Tuesday, September 20, 2005

SQL*Net message from client

Sql*net message from client is generally considered an idle event as the Oracle server process is waiting for the client process. Some dbas do not pay any attention to this event. It is good this seems to be changing.

This case i have come into shows the importance of this event.
User queries a simple base block form which gets one row from a table (which contains that single row), changes one column and commits the change. The user is complaining about the performance of this form and says he always waits 5-6 seconds for this update. The sql trace for this session shows the following sql statements:

Select row from table;
Select row from table where rowid=:1 for update;
Update table set col=value where rowid=:2;

Each sql statement’s statistics show that all their elapsed times were 0.00. But here are the totals at the end of the trace file:

OVERALL TOTALS FOR ALL NON-RECURSIVE STATEMENTS

call     count       cpu    elapsed       disk      query    current        rows
------- ------  -------- ---------- ---------- ---------- ----------  ----------
Parse        4      0.01       0.00          0          0          0           0
Execute      7      0.00       0.01          0          0          0           1
Fetch        5      0.00       0.00          0         12          0           5
------- ------  -------- ---------- ---------- ---------- ----------  ----------
total       16      0.01       0.02          0         12          0           6

Misses in library cache during parse: 0

Elapsed times include waiting on following events:
  Event waited on                             Times   Max. Wait  Total Waited
  ----------------------------------------   Waited  ----------  ------------
  SQL*Net message to client                     172        0.00          0.00
  SQL*Net message from client                   172        0.68          6.20
  latch free                                      1        0.00          0.00
  SQL*Net message to dblink                       8        0.00          0.00
  SQL*Net message from dblink                     8        0.00          0.01
  log file sync                                   1        0.00          0.00

Here we see why he is talking about the 5 seconds response time of this simple form. Sql*net message from client waits account for 6 seconds of elapsed time. There are 172 waits for this event. Surely any other action than reducing sql*net message from clients here can not make any improvements in performance. When we quit using base block and populating the block using a “select col_list into ... “ statement and then updating the row, we reduced the number of sql*net message from clients from 172 to 36 and response time from 6.20 sec to 1 sec.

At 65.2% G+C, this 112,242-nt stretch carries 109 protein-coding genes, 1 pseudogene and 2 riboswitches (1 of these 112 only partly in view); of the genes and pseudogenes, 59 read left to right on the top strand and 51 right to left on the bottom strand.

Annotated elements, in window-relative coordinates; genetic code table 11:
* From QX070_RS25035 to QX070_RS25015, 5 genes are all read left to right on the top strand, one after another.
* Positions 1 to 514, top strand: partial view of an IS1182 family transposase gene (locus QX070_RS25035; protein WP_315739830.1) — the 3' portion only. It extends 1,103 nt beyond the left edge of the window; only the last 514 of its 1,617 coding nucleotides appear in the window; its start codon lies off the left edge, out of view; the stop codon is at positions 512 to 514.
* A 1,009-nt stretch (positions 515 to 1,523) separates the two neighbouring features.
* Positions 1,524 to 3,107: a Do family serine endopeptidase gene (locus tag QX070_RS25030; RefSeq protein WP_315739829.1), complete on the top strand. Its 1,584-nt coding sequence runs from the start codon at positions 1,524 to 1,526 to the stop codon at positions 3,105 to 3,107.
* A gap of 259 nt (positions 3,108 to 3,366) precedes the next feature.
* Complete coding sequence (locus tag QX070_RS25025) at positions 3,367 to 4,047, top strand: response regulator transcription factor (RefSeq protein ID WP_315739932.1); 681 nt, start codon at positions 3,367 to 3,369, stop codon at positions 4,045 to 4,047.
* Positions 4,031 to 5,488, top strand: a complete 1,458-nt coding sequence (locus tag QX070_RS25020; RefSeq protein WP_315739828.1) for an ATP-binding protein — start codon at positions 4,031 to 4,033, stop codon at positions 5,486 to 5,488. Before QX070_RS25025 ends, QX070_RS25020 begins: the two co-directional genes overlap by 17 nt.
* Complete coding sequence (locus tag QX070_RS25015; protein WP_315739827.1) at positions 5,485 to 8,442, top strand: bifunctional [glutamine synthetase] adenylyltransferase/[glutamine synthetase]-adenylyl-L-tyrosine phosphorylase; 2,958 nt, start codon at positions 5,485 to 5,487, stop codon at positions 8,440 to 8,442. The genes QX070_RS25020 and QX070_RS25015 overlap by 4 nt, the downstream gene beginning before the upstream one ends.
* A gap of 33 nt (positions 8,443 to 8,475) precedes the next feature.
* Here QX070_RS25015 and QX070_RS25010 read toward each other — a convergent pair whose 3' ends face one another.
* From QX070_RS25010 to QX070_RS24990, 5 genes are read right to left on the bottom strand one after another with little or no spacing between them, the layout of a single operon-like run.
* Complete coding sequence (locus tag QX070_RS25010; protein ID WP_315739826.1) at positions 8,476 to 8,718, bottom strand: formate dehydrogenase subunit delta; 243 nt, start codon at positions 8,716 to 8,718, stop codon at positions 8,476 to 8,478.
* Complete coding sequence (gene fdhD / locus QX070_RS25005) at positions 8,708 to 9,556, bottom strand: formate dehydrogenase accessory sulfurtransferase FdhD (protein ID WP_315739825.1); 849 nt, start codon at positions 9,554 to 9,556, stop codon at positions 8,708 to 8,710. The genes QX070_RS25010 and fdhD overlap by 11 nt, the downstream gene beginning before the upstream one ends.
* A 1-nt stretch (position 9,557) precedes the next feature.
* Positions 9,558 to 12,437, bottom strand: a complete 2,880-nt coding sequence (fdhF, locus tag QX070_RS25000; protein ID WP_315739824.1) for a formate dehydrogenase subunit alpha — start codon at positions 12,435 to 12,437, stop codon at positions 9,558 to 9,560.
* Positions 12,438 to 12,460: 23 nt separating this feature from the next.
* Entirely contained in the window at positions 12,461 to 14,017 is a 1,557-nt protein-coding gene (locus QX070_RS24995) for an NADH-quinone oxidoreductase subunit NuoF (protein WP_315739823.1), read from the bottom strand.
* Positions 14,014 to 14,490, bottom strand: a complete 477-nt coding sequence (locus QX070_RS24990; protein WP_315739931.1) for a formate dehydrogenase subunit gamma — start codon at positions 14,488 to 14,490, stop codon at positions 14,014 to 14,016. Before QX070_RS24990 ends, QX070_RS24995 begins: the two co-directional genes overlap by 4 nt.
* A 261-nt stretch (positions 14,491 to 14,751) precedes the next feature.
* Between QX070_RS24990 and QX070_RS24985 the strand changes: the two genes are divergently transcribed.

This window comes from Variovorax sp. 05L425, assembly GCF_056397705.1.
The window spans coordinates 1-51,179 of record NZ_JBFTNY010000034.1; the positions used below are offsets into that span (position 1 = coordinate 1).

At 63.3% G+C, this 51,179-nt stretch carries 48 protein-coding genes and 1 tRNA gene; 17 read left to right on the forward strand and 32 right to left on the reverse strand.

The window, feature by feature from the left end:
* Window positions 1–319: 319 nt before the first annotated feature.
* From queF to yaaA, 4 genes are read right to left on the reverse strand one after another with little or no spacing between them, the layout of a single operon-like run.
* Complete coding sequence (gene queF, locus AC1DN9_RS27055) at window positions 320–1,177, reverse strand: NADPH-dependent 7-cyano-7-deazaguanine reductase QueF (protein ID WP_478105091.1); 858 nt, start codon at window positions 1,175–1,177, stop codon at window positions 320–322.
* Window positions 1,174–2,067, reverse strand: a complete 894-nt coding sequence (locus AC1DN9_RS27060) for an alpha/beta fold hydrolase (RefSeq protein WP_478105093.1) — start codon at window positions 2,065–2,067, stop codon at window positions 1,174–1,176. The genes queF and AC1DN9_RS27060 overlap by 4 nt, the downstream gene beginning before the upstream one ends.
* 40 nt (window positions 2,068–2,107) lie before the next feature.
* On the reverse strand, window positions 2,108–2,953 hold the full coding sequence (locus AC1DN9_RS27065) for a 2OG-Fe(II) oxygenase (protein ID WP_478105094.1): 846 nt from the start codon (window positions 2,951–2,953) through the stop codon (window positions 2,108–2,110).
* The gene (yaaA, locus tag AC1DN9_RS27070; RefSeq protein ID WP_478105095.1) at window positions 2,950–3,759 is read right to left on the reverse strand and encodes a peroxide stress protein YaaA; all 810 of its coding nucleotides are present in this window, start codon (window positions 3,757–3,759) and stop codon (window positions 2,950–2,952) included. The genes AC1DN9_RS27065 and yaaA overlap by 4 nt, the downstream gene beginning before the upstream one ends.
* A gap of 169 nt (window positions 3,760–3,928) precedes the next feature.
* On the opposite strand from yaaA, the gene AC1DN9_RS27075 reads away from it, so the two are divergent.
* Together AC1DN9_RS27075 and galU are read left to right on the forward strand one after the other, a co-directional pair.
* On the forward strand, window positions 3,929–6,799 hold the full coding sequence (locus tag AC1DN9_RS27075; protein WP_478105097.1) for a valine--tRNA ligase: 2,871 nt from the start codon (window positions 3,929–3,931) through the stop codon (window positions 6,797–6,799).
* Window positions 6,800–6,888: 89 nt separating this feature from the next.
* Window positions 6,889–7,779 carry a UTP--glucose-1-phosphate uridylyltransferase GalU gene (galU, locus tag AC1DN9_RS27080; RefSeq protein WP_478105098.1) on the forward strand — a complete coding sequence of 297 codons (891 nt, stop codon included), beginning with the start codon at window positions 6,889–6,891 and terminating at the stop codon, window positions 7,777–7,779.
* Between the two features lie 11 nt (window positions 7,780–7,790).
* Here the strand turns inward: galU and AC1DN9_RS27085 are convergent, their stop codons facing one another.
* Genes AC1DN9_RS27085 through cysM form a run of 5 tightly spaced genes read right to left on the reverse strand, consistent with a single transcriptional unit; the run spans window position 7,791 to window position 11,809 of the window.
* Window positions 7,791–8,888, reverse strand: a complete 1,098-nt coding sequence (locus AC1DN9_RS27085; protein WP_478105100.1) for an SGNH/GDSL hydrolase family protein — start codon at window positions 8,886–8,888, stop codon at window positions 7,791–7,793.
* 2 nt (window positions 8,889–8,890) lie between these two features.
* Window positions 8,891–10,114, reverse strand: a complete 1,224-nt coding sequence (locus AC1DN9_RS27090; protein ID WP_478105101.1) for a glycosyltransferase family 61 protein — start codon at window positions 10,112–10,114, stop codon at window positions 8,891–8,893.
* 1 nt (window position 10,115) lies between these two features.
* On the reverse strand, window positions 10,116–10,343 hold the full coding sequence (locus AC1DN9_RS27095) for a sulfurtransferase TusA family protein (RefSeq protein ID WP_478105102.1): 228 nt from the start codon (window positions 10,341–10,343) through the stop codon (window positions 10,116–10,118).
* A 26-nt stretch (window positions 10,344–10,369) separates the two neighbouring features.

6 comments:

  1. I agree, this event is extremely important, especially in n-tier applications that improperly move a lot of data.

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  2. This post really caught my interest, since we have an application that gives us a huge number of wait events, though we cannot find anything wrong with the network.

    However, I'm no DBA, so I don't understand exactly why changing the query fixed this problem. Why is there so much IO anyway? (Or is that only apparent?)
    If anyone would care to give me an explanation, you can reach me at reedmohnAThotmail.com.

    Thanks in advance!

    ReplyDelete
  3. Why there are so many round-trips between the client and the server when using a base block form is related to the behaviour of Oracle Forms. I have asked about this to Oracle Support but did not get a satisfying answer.

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  4. Hi, I have a performance mystery: I run the same procedure on 2 different servers (both instances and servers are very similar). In one server it takes aprox. 30 seconds. In the other server it takes aprox. 2 hrs 15 mins.
    What da? Here's some tkprof info. It's driving me insane ...

    SERVER 2 (2hrs)
    Fetch - Elapsed: 4154499933.47
    SERVER 1 (30 secs)
    Fetch - Elapsed: 23.95

    I'd love any help .. thank you
    SERVER 1 (30secs)

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  5. many moons ago, there used to be a tuning parameter for multi-row blocks in Forms.
    it allowed us to specify how many rows to retrieve on each fetch off the database.
    the default was 1. maybe that is the cause of the multiple client waits?
    replacing it with the "hand-crafted" SQL is a solution, but I'm not 100% sure of the impact of that on locking when updating?
    the default Forms locking is quite elaborate and not easy to replicate.

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